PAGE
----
Fellowship is designed to increase conversations between writers and critics and filmmakers with works-in-progress through participation in events at the Sundance Film Festival, the Based on a True Story Conference, and the Sundance Edit and Story Lab. In addition, financial and editorial support will be provided to encourage in depth critical writing about nonfiction.
Deadline: December 9
If you have a family friendly script, you could win up to $1,500, a consultation with renowned screenwriter James V. Hart, and a call with a literary agent. From ScreenCraft:
Calling all family-friendly feature film screenplays! Families are the most influential moviegoing audience, yet there’s a surprising lack of high-quality films that appeal to the WHOLE family. This contest avoids the genre-bias of some other contests by seeking exclusively screenplays that are life-affirming stories of faith, courage, hope and love. Whether you have a family drama, comedy, animation, or action-adventure film, WE WANT TO READ YOUR SCRIPT.
Deadline: December 30
This contest offers $20,000 in prizes and introductions to executives, agents, and other potentially important industry contacts. From BHSC:
The Beverly Hills Screenplay Contest is committed to fostering new talent and providing opportunity for screenwriters entering the industry to further develop both their craft as well as their careers. We are able to enhance the prospects of emerging screenwriters by honoring only the very finest in screenwriting achievement and encourage all original, artistic, and independent voices to submit your work to be considered alongside some of the country’s as well as the world’s very best new talent in cinematic storytelling.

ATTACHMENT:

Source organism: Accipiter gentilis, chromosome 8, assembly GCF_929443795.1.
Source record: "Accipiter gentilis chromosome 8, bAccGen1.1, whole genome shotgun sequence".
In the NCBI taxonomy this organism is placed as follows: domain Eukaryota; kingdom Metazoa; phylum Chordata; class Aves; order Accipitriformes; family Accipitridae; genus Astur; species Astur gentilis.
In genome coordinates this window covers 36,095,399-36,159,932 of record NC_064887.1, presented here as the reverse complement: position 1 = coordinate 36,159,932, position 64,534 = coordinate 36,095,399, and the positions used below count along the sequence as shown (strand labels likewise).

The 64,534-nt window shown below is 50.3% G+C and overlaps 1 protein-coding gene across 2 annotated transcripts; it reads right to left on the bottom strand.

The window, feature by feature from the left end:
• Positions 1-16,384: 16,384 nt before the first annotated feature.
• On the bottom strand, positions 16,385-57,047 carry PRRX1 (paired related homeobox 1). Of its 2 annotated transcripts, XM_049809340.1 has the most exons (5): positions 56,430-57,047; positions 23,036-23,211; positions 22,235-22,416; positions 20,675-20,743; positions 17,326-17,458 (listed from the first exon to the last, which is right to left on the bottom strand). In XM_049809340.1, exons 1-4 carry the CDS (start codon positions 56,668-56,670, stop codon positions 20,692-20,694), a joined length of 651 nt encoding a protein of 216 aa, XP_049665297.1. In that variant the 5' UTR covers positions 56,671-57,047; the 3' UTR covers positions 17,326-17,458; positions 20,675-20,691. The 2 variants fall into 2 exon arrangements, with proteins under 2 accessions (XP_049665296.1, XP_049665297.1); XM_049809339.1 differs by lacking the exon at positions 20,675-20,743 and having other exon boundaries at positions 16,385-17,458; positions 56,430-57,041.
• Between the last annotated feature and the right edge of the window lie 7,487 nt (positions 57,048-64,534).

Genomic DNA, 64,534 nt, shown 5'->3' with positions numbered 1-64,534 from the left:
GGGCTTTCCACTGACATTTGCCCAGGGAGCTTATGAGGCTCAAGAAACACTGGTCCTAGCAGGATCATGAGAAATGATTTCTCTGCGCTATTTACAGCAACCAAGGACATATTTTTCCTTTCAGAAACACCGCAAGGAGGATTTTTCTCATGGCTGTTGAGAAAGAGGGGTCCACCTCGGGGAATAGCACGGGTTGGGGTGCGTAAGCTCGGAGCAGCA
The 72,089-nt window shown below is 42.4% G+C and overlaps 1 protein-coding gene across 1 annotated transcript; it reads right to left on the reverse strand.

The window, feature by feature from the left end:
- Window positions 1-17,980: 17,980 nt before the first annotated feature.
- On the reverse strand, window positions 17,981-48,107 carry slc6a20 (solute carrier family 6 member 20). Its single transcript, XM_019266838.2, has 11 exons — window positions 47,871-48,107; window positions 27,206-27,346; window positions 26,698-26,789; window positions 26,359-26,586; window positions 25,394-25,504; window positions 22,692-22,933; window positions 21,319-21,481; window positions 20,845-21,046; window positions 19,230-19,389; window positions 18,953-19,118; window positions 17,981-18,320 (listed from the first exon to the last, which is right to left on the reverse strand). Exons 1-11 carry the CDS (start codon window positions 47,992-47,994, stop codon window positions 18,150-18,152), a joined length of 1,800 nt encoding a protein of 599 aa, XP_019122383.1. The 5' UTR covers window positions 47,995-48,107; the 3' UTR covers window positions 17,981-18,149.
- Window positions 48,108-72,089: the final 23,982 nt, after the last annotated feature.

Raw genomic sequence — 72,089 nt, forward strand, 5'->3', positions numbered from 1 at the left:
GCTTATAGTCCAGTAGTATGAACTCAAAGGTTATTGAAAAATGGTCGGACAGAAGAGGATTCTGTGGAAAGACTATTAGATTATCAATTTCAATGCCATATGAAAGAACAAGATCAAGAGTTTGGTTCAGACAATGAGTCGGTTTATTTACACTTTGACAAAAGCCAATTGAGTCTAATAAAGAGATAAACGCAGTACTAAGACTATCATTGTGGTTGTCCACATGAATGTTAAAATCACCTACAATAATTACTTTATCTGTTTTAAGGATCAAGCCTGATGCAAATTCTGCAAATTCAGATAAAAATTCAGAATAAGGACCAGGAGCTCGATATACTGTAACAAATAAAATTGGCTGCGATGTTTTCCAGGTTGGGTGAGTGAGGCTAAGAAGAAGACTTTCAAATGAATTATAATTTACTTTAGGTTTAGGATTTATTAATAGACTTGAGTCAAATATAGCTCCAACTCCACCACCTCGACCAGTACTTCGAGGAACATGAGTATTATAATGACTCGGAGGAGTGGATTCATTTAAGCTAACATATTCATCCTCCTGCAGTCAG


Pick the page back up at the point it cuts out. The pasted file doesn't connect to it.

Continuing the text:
Deadline: January 10 (Late)
For screenwriters looking for ongoing mentorship to develop the skills that'll take their careers to the next level, ScreenCraft's Screenwriting Fellowship offers that and more, including a $1,000 writing grant, six months of one-on-one consultations with the ScreenCraft staff and mentors, and meetings with lit agents. From ScreenCraft:
The chosen recipients will receive ongoing professional support and a special trip to Los Angeles for meetings and introductions to key entertainment executives, producers and representatives. To apply, simply submit your feature film script or original television pilot script on this application page. Apply now and join a growing community of visionary screenwriters with meaningful connections to Hollywood mentors.
Deadline: January 15 (Final)
If you've got a short story with cinematic potential, you could win $1,000 and introduction to a plethora of literary agents. From Screencraft:
Whether you’re writing flash fiction or a novella, we want to read your story! The grand prize winner will receive $1,000 and personal introductions to literary agents, managers, producers and publishers. The top 5 finalists will be read by our network of over 40 literary and entertainment industry professionals. All rights and ownership to stories submitted to this contest remain with the author, until and unless other agreements are made.
Deadline: December 19
A popular screenwriting competition where first prize gets $10K, and genre winners get $500. From Scriptapalooza:
From choosing our judges to creating opportunities, our top priority has always been the writer. We surround ourselves with reputable and successful companies, including the many producers, literary agents, and managers who read your scripts. Our past winners have won Emmys, been signed by agents, managers, had their scripts optioned, and even made into movies. But the most important prize of all is this: Scriptapalooza will promote, pitch, and push the Semifinalists and higher for a full year. No other competition in the world does that.
Deadline: Jan 6
This writing program gives you a salaried position for a year as you get hands-on experience writing specs and pitching stories. From Nickelodeon:
Our global Writing Program is one of the best in the biz. Consider the facts: alum have gone on to create their own Nickelodeon shows and write for all sorts of TV series and films. While in the Program, writers meet our series creators, work in writers’ rooms, and receive hands-on experience writing spec scripts and pitching story ideas in both live action and animated television. Basically, they write a lot and do cool things, all while being provided a salary!
Deadline: Opens Jan 2, Closes Feb 28
Keep an eye on our Grants, Contests & Awards section where we will be sharing new opportunities that come up throughout the season.
Do you know of a grant or other opportunity that's not listed here? Share it in the comments!
Featured image from 'Dear White People,' whose director, Justin Simien, participated in a Film Independent fellowship.